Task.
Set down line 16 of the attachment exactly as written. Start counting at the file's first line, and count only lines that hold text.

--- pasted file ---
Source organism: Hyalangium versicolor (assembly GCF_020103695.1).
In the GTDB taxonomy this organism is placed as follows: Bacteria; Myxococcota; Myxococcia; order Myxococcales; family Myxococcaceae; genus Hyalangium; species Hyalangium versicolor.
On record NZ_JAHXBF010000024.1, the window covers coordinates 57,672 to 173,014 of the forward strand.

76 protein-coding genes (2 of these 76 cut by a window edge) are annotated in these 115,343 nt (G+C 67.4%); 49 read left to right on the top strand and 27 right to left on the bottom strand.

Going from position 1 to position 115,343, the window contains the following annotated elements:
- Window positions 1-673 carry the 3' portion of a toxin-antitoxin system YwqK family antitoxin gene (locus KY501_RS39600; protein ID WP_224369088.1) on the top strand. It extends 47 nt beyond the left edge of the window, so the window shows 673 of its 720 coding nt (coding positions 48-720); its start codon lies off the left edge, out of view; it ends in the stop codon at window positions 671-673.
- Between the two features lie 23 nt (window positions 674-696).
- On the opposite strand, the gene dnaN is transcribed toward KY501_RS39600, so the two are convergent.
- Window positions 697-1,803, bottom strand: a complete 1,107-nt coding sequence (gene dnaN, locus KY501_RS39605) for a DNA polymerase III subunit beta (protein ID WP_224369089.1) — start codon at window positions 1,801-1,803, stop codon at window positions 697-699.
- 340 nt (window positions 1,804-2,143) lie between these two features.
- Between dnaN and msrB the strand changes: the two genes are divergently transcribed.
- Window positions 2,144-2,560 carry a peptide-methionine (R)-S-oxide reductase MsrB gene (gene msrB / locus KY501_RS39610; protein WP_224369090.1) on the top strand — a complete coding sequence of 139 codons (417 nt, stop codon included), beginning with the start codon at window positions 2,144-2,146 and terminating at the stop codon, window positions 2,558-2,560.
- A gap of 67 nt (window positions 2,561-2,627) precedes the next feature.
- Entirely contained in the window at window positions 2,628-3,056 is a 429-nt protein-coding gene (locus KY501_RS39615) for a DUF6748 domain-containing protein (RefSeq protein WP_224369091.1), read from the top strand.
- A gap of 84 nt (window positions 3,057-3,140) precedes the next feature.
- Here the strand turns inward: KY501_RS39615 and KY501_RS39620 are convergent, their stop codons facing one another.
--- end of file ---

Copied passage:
- Here the strand turns inward: KY501_RS39615 and KY501_RS39620 are convergent, their stop codons facing one another.